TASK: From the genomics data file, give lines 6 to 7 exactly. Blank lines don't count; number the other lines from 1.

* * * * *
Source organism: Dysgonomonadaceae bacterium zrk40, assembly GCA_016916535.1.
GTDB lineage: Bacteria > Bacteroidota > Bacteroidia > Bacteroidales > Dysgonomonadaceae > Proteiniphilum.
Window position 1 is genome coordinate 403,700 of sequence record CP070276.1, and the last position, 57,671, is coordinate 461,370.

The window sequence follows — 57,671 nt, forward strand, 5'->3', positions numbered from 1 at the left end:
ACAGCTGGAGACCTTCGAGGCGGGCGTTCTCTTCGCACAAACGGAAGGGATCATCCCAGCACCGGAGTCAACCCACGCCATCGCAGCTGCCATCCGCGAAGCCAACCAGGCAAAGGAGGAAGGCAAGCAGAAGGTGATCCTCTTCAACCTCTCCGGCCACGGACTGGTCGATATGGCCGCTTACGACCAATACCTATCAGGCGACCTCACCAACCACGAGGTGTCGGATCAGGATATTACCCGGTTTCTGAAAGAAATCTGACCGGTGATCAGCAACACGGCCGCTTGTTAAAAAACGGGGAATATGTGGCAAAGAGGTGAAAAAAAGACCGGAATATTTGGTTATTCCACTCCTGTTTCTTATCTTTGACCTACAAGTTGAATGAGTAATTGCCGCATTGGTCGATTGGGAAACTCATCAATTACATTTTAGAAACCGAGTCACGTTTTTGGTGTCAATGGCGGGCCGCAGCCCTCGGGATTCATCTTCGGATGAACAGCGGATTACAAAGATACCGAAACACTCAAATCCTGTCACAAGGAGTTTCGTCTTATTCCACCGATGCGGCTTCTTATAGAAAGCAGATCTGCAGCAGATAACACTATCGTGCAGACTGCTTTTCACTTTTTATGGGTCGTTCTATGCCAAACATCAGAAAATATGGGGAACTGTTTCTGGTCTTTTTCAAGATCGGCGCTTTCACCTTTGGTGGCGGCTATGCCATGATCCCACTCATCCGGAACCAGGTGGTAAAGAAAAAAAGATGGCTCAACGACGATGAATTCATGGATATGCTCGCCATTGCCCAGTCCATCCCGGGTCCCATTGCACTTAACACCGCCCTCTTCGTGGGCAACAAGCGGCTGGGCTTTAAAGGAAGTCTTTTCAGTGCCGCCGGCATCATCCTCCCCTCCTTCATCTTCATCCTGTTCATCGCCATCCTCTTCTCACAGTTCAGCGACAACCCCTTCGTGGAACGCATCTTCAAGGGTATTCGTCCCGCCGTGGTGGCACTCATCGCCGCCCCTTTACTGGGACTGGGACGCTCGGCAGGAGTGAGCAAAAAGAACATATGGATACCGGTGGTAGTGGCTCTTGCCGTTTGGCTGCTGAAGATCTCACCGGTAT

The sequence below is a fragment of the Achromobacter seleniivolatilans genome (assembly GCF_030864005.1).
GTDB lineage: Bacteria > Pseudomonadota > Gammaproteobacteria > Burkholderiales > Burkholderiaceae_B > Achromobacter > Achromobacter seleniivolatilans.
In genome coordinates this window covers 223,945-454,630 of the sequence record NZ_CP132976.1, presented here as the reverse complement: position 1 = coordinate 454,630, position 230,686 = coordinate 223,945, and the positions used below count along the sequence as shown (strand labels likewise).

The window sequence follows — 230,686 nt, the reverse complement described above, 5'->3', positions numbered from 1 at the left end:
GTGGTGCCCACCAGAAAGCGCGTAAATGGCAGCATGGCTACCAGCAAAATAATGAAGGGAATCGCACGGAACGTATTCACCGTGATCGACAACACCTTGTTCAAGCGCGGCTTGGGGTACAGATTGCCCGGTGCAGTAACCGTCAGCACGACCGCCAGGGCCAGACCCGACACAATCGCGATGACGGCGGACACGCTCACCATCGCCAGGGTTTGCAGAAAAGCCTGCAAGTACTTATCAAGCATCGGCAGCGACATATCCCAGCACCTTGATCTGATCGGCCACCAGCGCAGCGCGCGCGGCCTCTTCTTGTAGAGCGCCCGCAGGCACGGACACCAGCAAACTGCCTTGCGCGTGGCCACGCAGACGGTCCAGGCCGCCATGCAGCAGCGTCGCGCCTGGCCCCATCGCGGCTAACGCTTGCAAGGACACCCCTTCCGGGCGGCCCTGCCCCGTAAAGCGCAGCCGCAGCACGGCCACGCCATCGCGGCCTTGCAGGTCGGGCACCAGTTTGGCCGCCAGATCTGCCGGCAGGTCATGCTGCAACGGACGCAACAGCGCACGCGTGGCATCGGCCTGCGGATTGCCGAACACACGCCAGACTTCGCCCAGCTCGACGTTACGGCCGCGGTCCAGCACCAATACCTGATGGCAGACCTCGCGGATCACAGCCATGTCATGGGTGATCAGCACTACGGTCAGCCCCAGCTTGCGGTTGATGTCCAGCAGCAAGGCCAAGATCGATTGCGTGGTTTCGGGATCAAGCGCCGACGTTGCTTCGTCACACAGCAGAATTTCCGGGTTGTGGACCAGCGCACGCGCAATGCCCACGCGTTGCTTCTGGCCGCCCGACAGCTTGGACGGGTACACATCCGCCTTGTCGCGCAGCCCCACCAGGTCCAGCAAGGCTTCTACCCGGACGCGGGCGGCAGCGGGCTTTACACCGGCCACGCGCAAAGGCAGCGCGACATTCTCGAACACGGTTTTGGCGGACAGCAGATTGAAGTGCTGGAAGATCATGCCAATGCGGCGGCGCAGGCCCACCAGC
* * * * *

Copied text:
The sequence below is a fragment of the Achromobacter seleniivolatilans genome (assembly GCF_030864005.1).
GTDB lineage: Bacteria > Pseudomonadota > Gammaproteobacteria > Burkholderiales > Burkholderiaceae_B > Achromobacter > Achromobacter seleniivolatilans.